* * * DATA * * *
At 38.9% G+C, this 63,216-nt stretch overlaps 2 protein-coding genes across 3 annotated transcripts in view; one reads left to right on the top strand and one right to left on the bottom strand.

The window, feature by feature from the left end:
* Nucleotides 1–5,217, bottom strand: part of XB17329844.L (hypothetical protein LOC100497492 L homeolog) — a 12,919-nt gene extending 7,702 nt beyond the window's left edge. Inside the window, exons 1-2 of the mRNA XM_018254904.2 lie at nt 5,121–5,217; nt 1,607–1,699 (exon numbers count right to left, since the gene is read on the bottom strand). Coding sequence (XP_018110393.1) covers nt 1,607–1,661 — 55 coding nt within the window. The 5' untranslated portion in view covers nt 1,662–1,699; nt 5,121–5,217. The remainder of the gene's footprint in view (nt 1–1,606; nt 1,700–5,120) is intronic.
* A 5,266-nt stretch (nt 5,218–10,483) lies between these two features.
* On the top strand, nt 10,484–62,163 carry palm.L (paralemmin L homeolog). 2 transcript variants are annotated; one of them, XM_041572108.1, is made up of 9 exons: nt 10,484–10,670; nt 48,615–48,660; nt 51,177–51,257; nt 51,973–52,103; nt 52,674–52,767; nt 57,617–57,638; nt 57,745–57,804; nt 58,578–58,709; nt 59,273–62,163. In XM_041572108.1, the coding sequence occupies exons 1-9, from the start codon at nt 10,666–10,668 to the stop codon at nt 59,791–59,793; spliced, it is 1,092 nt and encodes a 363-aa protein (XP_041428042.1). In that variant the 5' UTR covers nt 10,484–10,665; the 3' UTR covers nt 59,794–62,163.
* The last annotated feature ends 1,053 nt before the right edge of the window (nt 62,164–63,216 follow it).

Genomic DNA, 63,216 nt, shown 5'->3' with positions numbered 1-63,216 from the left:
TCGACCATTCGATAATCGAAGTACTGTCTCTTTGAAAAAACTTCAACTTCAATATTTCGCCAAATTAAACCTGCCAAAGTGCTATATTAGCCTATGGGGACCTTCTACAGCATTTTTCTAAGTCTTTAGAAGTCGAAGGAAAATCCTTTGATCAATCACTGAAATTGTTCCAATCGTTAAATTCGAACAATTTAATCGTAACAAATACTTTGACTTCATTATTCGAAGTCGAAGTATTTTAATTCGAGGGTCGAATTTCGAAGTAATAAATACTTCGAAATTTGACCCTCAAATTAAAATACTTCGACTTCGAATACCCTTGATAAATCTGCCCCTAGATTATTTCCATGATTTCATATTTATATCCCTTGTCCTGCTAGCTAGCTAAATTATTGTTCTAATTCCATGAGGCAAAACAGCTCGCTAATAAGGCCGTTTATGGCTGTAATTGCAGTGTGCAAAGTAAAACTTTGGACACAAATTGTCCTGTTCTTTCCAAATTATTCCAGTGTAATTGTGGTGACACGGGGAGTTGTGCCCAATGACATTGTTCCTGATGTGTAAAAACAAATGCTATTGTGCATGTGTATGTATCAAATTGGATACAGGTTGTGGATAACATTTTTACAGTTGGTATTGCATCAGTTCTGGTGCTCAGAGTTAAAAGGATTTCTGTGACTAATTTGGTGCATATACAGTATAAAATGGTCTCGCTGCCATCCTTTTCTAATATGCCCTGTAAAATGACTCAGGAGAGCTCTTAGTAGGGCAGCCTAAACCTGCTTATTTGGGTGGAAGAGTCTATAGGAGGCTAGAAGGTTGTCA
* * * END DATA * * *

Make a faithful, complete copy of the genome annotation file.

At 38.9% G+C, this 63,216-nt stretch overlaps 2 protein-coding genes across 3 annotated transcripts in view; one reads left to right on the top strand and one right to left on the bottom strand.

The window, feature by feature from the left end:
* Nucleotides 1–5,217, bottom strand: part of XB17329844.L (hypothetical protein LOC100497492 L homeolog) — a 12,919-nt gene extending 7,702 nt beyond the window's left edge. Inside the window, exons 1-2 of the mRNA XM_018254904.2 lie at nt 5,121–5,217; nt 1,607–1,699 (exon numbers count right to left, since the gene is read on the bottom strand). Coding sequence (XP_018110393.1) covers nt 1,607–1,661 — 55 coding nt within the window. The 5' untranslated portion in view covers nt 1,662–1,699; nt 5,121–5,217. The remainder of the gene's footprint in view (nt 1–1,606; nt 1,700–5,120) is intronic.
* A 5,266-nt stretch (nt 5,218–10,483) lies between these two features.
* On the top strand, nt 10,484–62,163 carry palm.L (paralemmin L homeolog). 2 transcript variants are annotated; one of them, XM_041572108.1, is made up of 9 exons: nt 10,484–10,670; nt 48,615–48,660; nt 51,177–51,257; nt 51,973–52,103; nt 52,674–52,767; nt 57,617–57,638; nt 57,745–57,804; nt 58,578–58,709; nt 59,273–62,163. In XM_041572108.1, the coding sequence occupies exons 1-9, from the start codon at nt 10,666–10,668 to the stop codon at nt 59,791–59,793; spliced, it is 1,092 nt and encodes a 363-aa protein (XP_041428042.1). In that variant the 5' UTR covers nt 10,484–10,665; the 3' UTR covers nt 59,794–62,163.
* The last annotated feature ends 1,053 nt before the right edge of the window (nt 62,164–63,216 follow it).

Genomic DNA, 63,216 nt, shown 5'->3' with positions numbered 1-63,216 from the left:
TCGACCATTCGATAATCGAAGTACTGTCTCTTTGAAAAAACTTCAACTTCAATATTTCGCCAAATTAAACCTGCCAAAGTGCTATATTAGCCTATGGGGACCTTCTACAGCATTTTTCTAAGTCTTTAGAAGTCGAAGGAAAATCCTTTGATCAATCACTGAAATTGTTCCAATCGTTAAATTCGAACAATTTAATCGTAACAAATACTTTGACTTCATTATTCGAAGTCGAAGTATTTTAATTCGAGGGTCGAATTTCGAAGTAATAAATACTTCGAAATTTGACCCTCAAATTAAAATACTTCGACTTCGAATACCCTTGATAAATCTGCCCCTAGATTATTTCCATGATTTCATATTTATATCCCTTGTCCTGCTAGCTAGCTAAATTATTGTTCTAATTCCATGAGGCAAAACAGCTCGCTAATAAGGCCGTTTATGGCTGTAATTGCAGTGTGCAAAGTAAAACTTTGGACACAAATTGTCCTGTTCTTTCCAAATTATTCCAGTGTAATTGTGGTGACACGGGGAGTTGTGCCCAATGACATTGTTCCTGATGTGTAAAAACAAATGCTATTGTGCATGTGTATGTATCAAATTGGATACAGGTTGTGGATAACATTTTTACAGTTGGTATTGCATCAGTTCTGGTGCTCAGAGTTAAAAGGATTTCTGTGACTAATTTGGTGCATATACAGTATAAAATGGTCTCGCTGCCATCCTTTTCTAATATGCCCTGTAAAATGACTCAGGAGAGCTCTTAGTAGGGCAGCCTAAACCTGCTTATTTGGGTGGAAGAGTCTATAGGAGGCTAGAAGGTTGTCA